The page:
was born in Chicago, Illinois. He
began playing professionally in the mid 1920s with bands in Wisconsin.
He made his first recordings in 1927, with a band under the leadership
of banjoist Eddie Condon and "fixer" (and sometime singer, who did not
appear on the records), Red McKenzie: these sides are now recognised as
the first, and definitive, examples of white "Chicago Style" jazz. The
numbers recorded at that session were: 'China Boy', 'Sugar', 'Nobody's
Sweetheart' and 'Liza'.
The McKenzie - Condon sides are also notable for being the first records to feature a full drum kit. Eddie Condon describes what happened in the Okeh studio on that day (in 'We Called It Music' - pub: Peter Davis, 1948):
"Mezzrow (Milton "Mezz" Mezzrow) was helping Krupa set up his drums. 'What are you going to do with those?' Rockwell (Okeh's 'A&R' man in the 1920's) asked. 'Play them,' Krupa said simply. Rockwell shook his head. 'You can't do that,' he said. 'You'll ruin our equipment. All we've ever used on records are snare drums and cymbals.' Krupa, who had been practising every day at home, looked crushed. 'How about letting us try them?' I asked. 'The drums are the backbone of the band. They hold us up.' I could see that Rockwell was leery of the whole business; drums or no drums, I figured, we are probably going to get tossed out. 'Let the kids try it', McKenzie said. 'If they go wrong I'll take the rap'. I didn't know until long afterwards that Red had guaranteed our pay for the job'...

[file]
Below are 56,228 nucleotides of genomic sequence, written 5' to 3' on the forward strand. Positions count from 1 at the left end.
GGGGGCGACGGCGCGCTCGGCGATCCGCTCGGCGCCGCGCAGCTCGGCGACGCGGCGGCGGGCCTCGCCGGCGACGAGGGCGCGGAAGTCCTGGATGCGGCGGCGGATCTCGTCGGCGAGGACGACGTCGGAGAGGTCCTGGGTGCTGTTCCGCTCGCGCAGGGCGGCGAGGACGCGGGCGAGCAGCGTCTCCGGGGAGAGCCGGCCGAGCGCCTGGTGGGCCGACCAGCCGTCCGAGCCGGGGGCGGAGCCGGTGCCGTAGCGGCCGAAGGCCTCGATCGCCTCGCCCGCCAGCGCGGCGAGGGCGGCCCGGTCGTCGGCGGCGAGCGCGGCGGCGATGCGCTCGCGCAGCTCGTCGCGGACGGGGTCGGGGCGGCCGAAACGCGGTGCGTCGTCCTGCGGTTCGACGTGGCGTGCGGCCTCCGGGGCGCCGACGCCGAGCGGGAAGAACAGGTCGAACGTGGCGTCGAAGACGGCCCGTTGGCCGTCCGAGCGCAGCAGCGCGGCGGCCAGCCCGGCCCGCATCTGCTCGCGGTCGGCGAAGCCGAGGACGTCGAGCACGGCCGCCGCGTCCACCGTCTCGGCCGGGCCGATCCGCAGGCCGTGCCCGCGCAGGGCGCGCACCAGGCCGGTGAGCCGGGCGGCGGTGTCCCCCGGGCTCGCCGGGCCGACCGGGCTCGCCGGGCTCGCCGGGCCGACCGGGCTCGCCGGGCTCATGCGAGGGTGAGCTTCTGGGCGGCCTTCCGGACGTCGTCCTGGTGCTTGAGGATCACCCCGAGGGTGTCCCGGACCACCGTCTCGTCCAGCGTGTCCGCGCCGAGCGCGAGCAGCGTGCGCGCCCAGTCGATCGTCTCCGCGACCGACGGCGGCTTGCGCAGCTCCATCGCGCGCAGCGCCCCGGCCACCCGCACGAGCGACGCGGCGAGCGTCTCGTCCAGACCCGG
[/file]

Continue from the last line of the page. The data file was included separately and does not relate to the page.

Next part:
"Quietly we waited for the playback. When it came, pounding out through the big speaker, we listened stiffly for a moment. We had never been an audience for ourselves...Rockwell came out of the control-room smiling. 'We'll have to get some more of this... (Rockwell nodded towards Krupa): didn't bother the equipment at all,' he said. 'I think we've got something,'".
Krupa moved to New York City in 1929 and worked with the band of Red Nichols. In 1934 he joined Benny Goodman's band, where his featured drum work — especially on the hit "Sing, Sing, Sing" — made him a national celebrity. In 1938 he left Goodman to launch his own band and had several hits with singer Anita O'Day and trumpeter Roy Eldridge. Krupa made a memorable cameo appearance in the 1941 film Ball of Fire, in which he and his band performed an extended versions of the hit Drum Boogie.
Many consider Krupa to be the most influential drummer of the 20th century, particularly with regard to the development of the drum kit. Krupa's main influence began in the 1930s with his collaboration with the Slingerland drum company, but he had already made history in 1927 as the first kit drummer ever to record using a bass drum pedal. His drum method was published in 1938 and immediately became the standard text.
Krupa has been cited as an influence by 1960s rock drummers such as Keith Moon of The Who, Peter Criss of KISS (to whom Krupa gave personal lessons), and Paul Whaley of Blue Cheer. The British techno-rock group Apollo 440 had a hit with "Krupa" which featured the sampled phrase; "Gene Krupa's syncopated style". The song itself is an electronic dance track written in the style of Gene Krupa, giving the impression of Krupa's style in the form of a 1990's dance track, blending his musical idioms with a modern song using samples and synthesised basslines.
Krupa largely went into retirement in the late 1960s, although occasionally played in public until shortly before his death from leukemia in Yonkers, New York. He was buried in Holy Cross Cemetery in Calumet City, Illinois.